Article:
It is common to see in a Compromise Agreement a clause to the effect that the compensation monies will be repayable in the event that the employee breaches any of the commitments it makes to the employer in the Agreement.
In the recent case of CMC Group plc v Zhang the Court of Appeal held that the clause in the settlement agreement signed by Mr Zhang which stated that the full US $40,000 settlement amount would be repayable if he broke any terms in the agreement was a penalty clause and therefore void and unenforceable.
CMC Group plc thought that Mr Zhang had breached the terms of the settlement agreement relating to non-harassment and derogatory remarks and sought to reclaim the US $40,000 settlement amount. The Court of Appeal held that fixed damages of US $40,000 for Mr Zhang's alleged breach was excessive and therefore the clause was a penalty clause. It was still open to CMC Group plc to pursue Mr Zhang for damages arising from his breach of the settlement agreement.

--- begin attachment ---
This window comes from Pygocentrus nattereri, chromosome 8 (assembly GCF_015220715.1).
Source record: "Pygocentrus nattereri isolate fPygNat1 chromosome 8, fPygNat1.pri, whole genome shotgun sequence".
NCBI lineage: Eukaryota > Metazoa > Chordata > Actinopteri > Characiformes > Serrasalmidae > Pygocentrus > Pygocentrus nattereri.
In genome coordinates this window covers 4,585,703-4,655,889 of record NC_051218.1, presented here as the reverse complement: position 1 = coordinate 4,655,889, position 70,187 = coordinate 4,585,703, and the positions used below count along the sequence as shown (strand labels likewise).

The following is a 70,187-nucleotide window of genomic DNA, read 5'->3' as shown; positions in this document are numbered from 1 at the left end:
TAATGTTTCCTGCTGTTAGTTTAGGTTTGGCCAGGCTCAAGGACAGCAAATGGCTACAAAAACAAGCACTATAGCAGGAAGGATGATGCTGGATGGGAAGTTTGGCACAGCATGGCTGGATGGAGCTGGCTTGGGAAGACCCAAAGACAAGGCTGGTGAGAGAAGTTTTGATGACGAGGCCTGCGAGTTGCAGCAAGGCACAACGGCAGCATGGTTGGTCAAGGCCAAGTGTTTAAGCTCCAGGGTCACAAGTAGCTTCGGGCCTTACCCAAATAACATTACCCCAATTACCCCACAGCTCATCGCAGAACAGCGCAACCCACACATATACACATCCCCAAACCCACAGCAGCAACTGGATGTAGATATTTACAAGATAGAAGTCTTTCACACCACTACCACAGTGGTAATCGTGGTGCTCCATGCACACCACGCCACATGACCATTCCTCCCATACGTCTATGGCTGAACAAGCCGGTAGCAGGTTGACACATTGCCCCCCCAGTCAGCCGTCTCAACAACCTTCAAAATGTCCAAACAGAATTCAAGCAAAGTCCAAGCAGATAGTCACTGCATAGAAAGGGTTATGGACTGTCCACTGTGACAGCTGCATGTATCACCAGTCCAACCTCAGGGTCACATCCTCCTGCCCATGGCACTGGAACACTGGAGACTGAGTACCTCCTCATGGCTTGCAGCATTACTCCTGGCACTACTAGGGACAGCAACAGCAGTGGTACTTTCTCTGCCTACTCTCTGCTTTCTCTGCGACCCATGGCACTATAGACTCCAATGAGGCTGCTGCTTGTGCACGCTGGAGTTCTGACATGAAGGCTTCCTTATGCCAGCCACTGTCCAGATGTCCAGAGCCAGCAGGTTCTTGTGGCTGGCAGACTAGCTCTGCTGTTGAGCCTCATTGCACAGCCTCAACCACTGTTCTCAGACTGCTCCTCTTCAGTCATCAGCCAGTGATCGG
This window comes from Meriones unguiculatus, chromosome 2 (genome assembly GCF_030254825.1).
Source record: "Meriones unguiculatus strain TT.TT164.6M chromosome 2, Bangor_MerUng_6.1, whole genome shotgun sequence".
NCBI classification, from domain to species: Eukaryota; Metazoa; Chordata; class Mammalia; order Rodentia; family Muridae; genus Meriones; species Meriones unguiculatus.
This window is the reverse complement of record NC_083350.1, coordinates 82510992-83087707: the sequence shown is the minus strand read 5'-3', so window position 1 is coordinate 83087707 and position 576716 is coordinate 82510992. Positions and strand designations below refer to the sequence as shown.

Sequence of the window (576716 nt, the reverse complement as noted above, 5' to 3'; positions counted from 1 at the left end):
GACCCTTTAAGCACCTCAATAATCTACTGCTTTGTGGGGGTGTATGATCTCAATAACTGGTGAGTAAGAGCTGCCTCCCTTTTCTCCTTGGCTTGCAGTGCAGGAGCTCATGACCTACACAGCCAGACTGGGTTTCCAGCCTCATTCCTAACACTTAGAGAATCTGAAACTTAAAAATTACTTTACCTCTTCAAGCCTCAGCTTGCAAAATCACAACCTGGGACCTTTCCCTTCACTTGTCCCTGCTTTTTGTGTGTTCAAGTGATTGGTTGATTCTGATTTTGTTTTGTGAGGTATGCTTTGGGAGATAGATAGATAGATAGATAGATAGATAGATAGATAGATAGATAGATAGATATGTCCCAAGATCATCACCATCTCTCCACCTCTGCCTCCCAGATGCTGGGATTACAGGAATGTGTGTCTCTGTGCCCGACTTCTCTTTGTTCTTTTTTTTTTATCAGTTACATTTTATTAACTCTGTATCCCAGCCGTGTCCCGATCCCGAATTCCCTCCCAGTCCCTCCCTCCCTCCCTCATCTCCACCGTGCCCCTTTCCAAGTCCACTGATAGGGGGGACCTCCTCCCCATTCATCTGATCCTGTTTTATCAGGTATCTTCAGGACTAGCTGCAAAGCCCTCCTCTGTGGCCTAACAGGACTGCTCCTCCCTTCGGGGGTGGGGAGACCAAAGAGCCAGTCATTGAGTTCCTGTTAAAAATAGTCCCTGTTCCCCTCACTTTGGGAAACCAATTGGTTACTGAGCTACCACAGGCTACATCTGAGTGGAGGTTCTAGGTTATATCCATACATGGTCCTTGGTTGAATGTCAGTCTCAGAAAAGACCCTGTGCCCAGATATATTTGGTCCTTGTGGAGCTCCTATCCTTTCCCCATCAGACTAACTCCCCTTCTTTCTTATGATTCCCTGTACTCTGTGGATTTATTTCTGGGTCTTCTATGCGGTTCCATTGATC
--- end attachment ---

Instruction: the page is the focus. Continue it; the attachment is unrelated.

It remains to be seen whether CMC Group will appeal this decision to the House of Lords. In the meantime lawyers are likely to be considering whether they can amend their standard wording to avoid a finding that their repayment clause constitutes a penalty and not a genuine pre estimate of loss.